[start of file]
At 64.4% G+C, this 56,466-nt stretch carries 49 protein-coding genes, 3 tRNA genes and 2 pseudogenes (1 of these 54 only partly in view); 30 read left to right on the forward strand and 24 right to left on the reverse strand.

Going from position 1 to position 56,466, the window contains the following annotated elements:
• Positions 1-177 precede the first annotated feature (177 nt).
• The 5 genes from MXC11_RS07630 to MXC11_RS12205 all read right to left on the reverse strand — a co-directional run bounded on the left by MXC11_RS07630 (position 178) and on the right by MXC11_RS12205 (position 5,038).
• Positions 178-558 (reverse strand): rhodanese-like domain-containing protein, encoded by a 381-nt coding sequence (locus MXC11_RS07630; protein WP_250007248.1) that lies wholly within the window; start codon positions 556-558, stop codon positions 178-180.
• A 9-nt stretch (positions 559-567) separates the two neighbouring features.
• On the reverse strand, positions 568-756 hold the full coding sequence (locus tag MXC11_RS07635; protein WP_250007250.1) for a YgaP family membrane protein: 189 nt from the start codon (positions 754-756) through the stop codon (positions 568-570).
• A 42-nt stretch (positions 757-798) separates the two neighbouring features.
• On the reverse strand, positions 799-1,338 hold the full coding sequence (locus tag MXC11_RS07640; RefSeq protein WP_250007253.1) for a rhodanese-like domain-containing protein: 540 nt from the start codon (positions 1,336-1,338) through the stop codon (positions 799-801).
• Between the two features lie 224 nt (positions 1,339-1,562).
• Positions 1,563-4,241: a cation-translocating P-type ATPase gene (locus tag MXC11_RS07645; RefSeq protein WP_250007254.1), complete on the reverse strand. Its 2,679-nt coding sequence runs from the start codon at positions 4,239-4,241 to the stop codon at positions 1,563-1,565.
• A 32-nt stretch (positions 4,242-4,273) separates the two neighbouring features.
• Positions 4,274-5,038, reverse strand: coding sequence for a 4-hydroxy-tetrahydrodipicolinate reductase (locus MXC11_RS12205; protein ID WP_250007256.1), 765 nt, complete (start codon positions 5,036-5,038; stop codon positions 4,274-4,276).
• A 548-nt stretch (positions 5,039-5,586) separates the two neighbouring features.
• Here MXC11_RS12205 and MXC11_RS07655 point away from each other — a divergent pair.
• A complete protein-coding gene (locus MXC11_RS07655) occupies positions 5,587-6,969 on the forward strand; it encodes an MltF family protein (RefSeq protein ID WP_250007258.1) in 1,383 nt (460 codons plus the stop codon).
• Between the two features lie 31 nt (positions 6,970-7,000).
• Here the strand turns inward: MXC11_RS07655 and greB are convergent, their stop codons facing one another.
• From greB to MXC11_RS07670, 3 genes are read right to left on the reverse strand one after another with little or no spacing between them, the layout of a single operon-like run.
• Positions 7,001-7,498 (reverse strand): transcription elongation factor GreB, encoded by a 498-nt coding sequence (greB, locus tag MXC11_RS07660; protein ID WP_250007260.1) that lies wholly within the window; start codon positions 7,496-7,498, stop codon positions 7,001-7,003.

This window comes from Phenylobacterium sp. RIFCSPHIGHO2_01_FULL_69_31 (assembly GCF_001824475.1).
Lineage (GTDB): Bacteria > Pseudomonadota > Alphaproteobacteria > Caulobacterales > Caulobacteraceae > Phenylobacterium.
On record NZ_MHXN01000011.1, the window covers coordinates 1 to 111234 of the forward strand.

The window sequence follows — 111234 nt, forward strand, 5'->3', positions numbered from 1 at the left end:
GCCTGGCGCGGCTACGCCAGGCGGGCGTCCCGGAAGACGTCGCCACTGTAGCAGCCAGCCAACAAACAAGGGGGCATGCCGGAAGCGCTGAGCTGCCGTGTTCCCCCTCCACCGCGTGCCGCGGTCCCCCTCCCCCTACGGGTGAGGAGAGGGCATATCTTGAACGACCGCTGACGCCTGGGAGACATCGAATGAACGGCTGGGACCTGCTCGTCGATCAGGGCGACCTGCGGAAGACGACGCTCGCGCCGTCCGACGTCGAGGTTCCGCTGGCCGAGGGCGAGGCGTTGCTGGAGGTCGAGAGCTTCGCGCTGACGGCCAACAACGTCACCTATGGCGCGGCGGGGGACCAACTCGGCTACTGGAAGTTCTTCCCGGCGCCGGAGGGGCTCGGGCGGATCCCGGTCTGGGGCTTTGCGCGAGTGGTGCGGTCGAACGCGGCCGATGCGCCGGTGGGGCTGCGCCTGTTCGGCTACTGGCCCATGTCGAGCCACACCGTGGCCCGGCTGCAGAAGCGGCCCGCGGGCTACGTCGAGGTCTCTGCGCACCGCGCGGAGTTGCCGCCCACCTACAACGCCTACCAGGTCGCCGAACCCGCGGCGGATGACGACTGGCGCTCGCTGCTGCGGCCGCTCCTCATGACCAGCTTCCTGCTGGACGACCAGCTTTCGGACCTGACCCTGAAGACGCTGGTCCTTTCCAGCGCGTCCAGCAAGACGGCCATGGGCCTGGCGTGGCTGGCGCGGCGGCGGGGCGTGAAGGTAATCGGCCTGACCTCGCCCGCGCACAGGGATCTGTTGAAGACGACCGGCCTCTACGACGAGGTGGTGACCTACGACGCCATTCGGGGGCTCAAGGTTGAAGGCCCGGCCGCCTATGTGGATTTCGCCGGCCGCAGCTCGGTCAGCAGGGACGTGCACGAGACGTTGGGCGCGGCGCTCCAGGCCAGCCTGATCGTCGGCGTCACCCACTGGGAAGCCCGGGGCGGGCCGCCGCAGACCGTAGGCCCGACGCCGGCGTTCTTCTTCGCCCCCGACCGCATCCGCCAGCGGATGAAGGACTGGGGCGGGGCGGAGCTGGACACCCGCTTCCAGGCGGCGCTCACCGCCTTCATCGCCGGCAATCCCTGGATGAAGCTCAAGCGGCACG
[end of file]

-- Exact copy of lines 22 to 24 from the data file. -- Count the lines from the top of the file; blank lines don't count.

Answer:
Lineage (GTDB): Bacteria > Pseudomonadota > Alphaproteobacteria > Caulobacterales > Caulobacteraceae > Phenylobacterium.
On record NZ_MHXN01000011.1, the window covers coordinates 1 to 111234 of the forward strand.

The window sequence follows — 111234 nt, forward strand, 5'->3', positions numbered from 1 at the left end: